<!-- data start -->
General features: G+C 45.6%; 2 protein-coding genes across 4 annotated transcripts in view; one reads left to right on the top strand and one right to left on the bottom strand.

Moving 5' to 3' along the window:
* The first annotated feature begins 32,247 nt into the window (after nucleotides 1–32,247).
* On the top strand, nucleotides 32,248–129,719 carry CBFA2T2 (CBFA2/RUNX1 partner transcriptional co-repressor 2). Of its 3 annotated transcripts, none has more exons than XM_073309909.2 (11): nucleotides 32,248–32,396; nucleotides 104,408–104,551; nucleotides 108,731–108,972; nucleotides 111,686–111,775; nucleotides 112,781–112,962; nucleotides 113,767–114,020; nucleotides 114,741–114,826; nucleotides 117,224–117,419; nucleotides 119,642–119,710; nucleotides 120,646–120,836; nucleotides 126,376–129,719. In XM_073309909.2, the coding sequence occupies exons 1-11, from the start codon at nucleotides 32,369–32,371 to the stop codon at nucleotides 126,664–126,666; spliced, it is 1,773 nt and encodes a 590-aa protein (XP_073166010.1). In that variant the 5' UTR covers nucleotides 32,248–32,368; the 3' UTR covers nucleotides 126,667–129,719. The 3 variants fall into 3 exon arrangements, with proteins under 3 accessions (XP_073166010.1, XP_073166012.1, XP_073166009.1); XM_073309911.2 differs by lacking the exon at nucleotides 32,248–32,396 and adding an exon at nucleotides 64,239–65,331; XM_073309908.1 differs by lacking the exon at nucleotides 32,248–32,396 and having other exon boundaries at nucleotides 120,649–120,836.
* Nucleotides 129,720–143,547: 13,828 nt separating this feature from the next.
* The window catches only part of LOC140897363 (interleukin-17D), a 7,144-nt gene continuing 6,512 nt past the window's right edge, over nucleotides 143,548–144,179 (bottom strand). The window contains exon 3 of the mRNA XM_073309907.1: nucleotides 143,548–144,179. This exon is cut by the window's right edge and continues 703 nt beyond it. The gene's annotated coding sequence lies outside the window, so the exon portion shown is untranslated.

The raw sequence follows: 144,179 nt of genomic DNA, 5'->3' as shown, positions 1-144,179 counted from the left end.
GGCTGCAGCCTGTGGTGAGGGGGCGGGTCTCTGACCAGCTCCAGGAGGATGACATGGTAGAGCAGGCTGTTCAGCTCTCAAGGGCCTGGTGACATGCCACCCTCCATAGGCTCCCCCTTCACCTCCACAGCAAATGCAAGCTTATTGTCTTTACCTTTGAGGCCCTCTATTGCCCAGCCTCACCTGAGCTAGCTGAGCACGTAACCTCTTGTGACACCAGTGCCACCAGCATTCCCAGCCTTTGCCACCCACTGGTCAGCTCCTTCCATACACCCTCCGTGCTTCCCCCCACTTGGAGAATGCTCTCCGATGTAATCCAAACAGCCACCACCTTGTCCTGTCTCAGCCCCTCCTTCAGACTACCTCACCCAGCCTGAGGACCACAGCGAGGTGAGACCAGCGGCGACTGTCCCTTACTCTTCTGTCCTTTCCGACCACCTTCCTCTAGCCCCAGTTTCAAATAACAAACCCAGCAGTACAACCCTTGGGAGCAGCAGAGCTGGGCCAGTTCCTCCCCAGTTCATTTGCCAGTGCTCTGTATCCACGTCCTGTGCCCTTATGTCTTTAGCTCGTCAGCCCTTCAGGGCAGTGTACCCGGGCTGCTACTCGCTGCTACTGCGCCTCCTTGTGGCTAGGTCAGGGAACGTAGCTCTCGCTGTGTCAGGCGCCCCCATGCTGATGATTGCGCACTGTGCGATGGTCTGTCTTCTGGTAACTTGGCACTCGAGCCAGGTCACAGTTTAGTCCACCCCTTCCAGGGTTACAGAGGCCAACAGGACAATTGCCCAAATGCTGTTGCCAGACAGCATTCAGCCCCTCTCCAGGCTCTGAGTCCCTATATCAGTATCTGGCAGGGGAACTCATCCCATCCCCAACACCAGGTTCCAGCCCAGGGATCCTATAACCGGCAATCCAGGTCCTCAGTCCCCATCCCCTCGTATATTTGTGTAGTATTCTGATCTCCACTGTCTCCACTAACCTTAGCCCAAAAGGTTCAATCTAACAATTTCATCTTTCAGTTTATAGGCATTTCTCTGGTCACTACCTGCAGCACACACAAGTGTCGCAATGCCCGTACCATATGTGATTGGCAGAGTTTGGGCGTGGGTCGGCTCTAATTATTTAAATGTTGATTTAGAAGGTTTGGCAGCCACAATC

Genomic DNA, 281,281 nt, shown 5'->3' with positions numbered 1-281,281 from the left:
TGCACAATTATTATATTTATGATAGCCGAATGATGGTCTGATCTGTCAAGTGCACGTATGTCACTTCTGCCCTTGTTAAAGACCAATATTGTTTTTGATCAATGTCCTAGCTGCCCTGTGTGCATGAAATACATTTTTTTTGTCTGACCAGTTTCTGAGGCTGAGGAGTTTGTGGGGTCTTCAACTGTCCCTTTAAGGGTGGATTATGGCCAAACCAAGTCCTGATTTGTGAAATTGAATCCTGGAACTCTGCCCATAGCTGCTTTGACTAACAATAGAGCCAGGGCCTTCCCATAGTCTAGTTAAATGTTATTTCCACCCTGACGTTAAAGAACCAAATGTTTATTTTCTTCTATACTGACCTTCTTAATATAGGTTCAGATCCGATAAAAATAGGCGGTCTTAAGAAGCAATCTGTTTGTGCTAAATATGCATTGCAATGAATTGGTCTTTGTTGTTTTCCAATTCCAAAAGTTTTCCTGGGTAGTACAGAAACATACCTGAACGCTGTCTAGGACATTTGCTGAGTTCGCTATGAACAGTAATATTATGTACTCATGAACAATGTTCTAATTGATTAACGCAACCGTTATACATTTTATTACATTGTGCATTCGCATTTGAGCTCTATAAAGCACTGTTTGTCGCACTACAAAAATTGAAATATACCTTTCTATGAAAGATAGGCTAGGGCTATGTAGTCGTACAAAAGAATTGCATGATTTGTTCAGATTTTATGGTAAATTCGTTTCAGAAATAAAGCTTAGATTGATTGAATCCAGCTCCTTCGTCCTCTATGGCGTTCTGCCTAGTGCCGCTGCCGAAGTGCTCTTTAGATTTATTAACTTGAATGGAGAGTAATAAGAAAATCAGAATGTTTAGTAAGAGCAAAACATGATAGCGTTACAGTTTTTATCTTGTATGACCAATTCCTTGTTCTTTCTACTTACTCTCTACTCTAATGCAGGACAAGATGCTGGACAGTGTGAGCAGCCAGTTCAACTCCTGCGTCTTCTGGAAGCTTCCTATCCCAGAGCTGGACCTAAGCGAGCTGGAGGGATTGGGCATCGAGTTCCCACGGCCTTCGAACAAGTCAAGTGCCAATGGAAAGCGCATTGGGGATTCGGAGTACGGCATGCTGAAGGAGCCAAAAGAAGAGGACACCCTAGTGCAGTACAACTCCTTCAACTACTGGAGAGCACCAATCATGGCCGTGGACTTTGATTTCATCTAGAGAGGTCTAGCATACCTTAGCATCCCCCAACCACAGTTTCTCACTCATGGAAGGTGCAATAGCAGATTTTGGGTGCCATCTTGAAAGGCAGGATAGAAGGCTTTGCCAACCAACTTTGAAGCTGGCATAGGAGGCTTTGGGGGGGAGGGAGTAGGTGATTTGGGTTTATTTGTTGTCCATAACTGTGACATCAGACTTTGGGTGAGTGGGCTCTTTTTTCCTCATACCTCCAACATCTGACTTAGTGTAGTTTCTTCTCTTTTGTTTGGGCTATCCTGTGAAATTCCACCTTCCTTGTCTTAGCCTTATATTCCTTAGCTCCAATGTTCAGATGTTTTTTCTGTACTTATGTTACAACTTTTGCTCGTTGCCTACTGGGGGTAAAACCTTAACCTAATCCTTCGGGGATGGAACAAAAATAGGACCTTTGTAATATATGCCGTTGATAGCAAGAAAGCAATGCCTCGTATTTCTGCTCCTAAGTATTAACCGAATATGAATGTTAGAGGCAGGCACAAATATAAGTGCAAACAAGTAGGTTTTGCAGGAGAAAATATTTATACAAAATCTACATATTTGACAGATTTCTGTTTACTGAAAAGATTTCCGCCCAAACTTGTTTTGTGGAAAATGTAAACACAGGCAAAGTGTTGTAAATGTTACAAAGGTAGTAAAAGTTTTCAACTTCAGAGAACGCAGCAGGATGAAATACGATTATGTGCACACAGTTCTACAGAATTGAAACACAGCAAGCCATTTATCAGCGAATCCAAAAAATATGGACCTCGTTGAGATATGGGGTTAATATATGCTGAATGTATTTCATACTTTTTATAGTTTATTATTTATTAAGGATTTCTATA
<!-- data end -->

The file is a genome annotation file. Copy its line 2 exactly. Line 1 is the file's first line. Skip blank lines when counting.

Moving 5' to 3' along the window: